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Richson: Libraries going nowhere

BY BRIANNE RICHSON | APRIL 18, 2013 5:00 AM

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Any student who regularly holes up in the Main Library is probably familiar with the construction that has been going on there for quite some time. This is an indication that, despite the rapid digitalization of books, libraries on college campus are not going anywhere.

In fact, current University Librarian Nancy Baker feels that librarians are relevant for students now more than ever.

“Our librarians spend more time than they ever did in the old days helping people find information,” she said.

The services libraries offer have become far more active than passive as the outlets for students to find information on become increasingly greater and more overwhelming in number.

Libraries have also become increasingly more relevant, compared with the past, as areas of socialization.

“People came in, and we told them to be quiet all the time, and you couldn’t have any food,” Baker said.

This has obviously changed for the better.

“It has shifted, in my opinion, to be much more user-focused,” Baker said.

Libraries have been a staple in our academic lives essentially since elementary school, when we learned about the Dewey Decimal System and how to navigate our way through shelves and shelves of books and how to take research notes in the tedious Cornell format. However, unlike the note-taking strategies and the irrelevant cursive we were forced to take them in, our knowledge of libraries is inevitably more useful now than ever.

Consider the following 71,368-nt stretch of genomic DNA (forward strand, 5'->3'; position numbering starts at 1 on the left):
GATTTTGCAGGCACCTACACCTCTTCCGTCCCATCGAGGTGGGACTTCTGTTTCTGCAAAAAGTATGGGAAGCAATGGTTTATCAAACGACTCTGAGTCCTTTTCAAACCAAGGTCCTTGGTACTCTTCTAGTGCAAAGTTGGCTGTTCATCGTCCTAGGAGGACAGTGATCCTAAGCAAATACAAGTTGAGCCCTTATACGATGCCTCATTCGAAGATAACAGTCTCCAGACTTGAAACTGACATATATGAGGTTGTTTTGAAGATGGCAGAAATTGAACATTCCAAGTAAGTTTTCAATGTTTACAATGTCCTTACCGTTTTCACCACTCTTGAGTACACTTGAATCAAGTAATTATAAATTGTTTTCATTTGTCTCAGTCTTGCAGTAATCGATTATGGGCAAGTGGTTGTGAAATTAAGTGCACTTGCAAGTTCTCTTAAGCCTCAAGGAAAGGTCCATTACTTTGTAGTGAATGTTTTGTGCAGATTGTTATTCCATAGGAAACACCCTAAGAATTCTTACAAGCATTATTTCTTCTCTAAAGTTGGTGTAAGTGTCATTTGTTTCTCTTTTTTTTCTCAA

Despite the fact that you can probably write a research paper without ever leaving your bedroom by accessing various online library databases, libraries will remain relevant so long as people know how to use them.

Additionally, because publishing companies would have to use a tremendous amount of resources to transition books from print to solely digital, university libraries will continue to buy many print books, despite the fact that long-term, books could become more so artifacts than anything.

If anything, libraries will stick around as centers of both interpersonal and academic connection.


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